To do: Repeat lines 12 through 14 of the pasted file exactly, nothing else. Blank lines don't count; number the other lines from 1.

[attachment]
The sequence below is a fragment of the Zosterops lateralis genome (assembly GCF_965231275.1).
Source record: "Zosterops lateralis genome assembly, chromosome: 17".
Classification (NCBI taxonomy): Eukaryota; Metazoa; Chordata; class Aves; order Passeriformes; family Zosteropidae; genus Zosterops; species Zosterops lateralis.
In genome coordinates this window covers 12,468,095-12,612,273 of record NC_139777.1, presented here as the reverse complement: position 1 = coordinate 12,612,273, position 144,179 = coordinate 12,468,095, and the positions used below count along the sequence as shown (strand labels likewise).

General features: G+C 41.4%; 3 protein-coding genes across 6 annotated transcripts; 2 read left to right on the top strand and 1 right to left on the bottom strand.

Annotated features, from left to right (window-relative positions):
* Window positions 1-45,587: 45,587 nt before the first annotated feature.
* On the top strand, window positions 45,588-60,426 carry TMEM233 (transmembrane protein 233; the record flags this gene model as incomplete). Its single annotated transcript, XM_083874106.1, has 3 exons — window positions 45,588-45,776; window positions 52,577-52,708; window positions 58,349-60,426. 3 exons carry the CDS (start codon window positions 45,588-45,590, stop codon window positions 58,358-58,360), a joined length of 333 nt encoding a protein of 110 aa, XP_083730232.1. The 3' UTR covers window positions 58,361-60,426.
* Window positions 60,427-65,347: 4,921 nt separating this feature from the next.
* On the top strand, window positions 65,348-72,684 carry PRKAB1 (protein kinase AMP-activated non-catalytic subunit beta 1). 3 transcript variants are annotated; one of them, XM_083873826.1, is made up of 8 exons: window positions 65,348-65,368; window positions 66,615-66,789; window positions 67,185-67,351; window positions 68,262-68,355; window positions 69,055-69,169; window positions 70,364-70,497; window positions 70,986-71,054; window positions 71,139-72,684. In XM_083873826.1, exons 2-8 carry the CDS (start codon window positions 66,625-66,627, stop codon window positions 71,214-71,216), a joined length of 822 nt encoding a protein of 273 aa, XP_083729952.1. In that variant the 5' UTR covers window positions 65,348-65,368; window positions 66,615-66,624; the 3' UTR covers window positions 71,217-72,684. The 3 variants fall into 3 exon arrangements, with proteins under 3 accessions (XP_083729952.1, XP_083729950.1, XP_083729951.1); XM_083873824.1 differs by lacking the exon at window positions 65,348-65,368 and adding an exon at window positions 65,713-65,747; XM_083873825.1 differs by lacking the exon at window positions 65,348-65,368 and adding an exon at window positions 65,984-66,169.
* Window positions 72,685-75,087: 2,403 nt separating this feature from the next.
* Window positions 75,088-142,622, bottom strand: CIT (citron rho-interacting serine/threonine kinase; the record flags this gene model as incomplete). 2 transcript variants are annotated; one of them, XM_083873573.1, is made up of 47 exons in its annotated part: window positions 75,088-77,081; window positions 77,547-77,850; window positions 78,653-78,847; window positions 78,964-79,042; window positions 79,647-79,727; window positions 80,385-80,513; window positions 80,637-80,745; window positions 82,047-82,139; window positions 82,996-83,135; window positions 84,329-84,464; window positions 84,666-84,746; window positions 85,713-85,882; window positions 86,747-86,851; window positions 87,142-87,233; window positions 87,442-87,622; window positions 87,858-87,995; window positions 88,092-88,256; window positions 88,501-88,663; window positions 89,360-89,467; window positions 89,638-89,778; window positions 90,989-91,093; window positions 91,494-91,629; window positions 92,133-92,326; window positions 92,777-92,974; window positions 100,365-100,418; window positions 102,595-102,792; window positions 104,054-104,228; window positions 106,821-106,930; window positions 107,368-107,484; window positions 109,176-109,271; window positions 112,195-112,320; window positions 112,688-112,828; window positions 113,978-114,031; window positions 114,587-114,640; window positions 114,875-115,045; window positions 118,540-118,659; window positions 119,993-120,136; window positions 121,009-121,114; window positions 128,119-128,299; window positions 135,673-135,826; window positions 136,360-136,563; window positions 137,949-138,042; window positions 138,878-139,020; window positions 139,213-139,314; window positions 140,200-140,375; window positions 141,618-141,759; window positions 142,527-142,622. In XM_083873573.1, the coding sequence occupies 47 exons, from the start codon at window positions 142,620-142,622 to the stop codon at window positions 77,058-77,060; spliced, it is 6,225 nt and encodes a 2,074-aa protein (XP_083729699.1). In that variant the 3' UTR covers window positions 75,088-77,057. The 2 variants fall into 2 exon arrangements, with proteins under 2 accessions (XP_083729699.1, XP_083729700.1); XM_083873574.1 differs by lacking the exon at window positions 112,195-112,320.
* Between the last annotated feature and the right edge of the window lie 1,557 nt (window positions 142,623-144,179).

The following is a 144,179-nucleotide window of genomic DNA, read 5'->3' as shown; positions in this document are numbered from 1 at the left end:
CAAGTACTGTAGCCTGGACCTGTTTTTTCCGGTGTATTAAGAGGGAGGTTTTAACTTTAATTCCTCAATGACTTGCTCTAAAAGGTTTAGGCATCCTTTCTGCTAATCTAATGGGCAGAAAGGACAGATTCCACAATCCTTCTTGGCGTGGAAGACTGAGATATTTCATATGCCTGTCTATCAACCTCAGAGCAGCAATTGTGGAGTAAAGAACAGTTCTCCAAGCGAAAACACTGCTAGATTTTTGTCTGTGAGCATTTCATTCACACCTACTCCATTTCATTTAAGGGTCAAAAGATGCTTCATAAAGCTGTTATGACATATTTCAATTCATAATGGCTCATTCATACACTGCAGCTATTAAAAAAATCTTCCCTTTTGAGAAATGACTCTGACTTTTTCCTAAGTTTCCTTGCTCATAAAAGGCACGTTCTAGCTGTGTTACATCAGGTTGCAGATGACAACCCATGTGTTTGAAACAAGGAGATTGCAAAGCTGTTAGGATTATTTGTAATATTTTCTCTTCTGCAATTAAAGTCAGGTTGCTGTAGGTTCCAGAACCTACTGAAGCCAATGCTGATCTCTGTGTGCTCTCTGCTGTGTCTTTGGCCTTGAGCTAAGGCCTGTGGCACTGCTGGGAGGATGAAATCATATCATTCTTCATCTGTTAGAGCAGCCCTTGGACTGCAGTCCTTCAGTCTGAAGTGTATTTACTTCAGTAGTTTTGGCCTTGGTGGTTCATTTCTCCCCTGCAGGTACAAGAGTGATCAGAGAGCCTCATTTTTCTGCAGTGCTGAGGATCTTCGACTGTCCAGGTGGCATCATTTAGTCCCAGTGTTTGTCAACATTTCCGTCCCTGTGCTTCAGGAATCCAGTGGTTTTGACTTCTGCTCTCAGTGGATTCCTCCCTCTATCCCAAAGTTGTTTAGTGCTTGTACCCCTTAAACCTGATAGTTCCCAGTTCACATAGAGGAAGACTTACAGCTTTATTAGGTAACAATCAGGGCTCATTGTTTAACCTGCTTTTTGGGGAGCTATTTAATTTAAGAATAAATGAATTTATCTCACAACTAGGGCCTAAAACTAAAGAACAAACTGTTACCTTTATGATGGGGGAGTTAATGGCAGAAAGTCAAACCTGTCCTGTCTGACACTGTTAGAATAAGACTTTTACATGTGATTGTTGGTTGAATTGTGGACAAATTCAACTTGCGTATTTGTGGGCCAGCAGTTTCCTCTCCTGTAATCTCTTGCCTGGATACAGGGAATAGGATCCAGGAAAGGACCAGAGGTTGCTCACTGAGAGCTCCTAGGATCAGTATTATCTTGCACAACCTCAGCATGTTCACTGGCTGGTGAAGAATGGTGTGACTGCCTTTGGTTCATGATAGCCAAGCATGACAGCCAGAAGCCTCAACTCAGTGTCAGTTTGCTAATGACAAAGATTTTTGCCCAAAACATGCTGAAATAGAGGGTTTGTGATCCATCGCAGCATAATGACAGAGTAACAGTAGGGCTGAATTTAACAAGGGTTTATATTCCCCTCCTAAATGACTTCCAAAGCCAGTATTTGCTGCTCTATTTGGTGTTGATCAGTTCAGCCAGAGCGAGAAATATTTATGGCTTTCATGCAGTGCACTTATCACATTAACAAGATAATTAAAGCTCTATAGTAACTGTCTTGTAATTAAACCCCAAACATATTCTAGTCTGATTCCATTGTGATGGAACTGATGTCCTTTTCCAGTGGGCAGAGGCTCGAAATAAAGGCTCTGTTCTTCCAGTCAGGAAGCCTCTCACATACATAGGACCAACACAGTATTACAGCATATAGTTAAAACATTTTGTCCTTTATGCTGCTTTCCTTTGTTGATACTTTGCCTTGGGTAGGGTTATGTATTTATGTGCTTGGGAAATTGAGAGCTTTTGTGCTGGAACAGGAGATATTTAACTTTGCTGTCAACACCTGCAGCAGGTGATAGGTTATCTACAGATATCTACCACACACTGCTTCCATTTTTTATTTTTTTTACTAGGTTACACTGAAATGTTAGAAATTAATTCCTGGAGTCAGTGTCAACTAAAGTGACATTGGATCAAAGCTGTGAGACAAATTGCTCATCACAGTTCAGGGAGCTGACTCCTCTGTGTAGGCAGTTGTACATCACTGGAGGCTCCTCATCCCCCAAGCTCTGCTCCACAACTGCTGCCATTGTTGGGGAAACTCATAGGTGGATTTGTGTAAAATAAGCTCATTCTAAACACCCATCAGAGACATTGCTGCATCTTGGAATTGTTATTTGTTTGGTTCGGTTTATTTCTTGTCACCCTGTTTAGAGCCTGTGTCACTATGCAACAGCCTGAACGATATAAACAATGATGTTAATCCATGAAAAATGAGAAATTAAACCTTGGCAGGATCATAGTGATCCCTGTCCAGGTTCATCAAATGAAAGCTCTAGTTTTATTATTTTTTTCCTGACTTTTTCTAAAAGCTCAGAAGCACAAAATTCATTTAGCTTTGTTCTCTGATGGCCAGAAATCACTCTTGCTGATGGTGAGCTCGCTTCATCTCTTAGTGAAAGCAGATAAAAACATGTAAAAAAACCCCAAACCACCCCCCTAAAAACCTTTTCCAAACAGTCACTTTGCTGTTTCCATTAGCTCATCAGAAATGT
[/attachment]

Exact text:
* Window positions 75,088-142,622, bottom strand: CIT (citron rho-interacting serine/threonine kinase; the record flags this gene model as incomplete). 2 transcript variants are annotated; one of them, XM_083873573.1, is made up of 47 exons in its annotated part: window positions 75,088-77,081; window positions 77,547-77,850; window positions 78,653-78,847; window positions 78,964-79,042; window positions 79,647-79,727; window positions 80,385-80,513; window positions 80,637-80,745; window positions 82,047-82,139; window positions 82,996-83,135; window positions 84,329-84,464; window positions 84,666-84,746; window positions 85,713-85,882; window positions 86,747-86,851; window positions 87,142-87,233; window positions 87,442-87,622; window positions 87,858-87,995; window positions 88,092-88,256; window positions 88,501-88,663; window positions 89,360-89,467; window positions 89,638-89,778; window positions 90,989-91,093; window positions 91,494-91,629; window positions 92,133-92,326; window positions 92,777-92,974; window positions 100,365-100,418; window positions 102,595-102,792; window positions 104,054-104,228; window positions 106,821-106,930; window positions 107,368-107,484; window positions 109,176-109,271; window positions 112,195-112,320; window positions 112,688-112,828; window positions 113,978-114,031; window positions 114,587-114,640; window positions 114,875-115,045; window positions 118,540-118,659; window positions 119,993-120,136; window positions 121,009-121,114; window positions 128,119-128,299; window positions 135,673-135,826; window positions 136,360-136,563; window positions 137,949-138,042; window positions 138,878-139,020; window positions 139,213-139,314; window positions 140,200-140,375; window positions 141,618-141,759; window positions 142,527-142,622. In XM_083873573.1, the coding sequence occupies 47 exons, from the start codon at window positions 142,620-142,622 to the stop codon at window positions 77,058-77,060; spliced, it is 6,225 nt and encodes a 2,074-aa protein (XP_083729699.1). In that variant the 3' UTR covers window positions 75,088-77,057. The 2 variants fall into 2 exon arrangements, with proteins under 2 accessions (XP_083729699.1, XP_083729700.1); XM_083873574.1 differs by lacking the exon at window positions 112,195-112,320.
* Between the last annotated feature and the right edge of the window lie 1,557 nt (window positions 142,623-144,179).

The following is a 144,179-nucleotide window of genomic DNA, read 5'->3' as shown; positions in this document are numbered from 1 at the left end: